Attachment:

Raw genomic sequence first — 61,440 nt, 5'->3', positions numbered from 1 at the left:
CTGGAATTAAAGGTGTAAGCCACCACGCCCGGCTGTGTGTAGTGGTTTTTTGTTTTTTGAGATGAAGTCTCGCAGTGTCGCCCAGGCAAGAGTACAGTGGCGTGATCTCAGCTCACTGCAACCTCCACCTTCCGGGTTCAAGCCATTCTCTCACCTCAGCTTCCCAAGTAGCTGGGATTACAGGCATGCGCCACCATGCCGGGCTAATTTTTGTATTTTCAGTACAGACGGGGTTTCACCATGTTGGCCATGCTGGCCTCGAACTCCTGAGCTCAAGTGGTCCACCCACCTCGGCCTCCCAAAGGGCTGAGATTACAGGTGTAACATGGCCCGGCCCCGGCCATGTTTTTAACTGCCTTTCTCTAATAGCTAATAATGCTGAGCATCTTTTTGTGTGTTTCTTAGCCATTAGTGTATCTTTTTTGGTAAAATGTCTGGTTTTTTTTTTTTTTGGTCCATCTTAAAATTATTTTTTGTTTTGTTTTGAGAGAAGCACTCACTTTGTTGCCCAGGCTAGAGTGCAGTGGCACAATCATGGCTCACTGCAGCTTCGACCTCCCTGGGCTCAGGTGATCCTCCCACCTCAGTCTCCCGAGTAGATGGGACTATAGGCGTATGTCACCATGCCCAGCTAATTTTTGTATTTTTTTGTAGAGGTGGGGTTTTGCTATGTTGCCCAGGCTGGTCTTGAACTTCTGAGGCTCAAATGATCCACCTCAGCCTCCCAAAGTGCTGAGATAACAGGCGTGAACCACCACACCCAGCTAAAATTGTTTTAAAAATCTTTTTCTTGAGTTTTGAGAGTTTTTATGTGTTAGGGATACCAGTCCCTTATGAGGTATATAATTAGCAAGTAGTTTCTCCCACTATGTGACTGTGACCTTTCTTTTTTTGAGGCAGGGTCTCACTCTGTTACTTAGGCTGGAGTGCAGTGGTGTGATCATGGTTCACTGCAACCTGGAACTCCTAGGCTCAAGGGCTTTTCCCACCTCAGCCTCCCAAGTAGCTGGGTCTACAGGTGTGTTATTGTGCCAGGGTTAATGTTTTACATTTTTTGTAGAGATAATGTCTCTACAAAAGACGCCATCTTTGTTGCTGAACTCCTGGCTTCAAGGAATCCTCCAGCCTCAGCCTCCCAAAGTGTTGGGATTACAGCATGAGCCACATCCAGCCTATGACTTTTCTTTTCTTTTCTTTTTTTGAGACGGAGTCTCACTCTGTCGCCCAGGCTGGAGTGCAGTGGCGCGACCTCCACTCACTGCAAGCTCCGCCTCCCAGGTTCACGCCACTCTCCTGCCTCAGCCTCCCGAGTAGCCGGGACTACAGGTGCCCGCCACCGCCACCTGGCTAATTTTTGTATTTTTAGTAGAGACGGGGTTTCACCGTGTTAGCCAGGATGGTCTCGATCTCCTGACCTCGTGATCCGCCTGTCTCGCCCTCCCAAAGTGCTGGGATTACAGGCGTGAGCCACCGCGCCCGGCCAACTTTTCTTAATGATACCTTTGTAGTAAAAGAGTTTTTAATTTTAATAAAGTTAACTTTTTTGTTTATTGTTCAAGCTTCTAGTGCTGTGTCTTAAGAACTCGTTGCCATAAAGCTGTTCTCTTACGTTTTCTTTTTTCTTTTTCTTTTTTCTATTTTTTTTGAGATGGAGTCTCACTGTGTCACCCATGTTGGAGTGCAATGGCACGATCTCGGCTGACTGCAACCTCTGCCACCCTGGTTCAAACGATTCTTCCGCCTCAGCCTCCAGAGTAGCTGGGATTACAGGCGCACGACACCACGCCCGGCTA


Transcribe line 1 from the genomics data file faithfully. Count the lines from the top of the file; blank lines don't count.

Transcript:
Raw genomic sequence first — 61,440 nt, 5'->3', positions numbered from 1 at the left: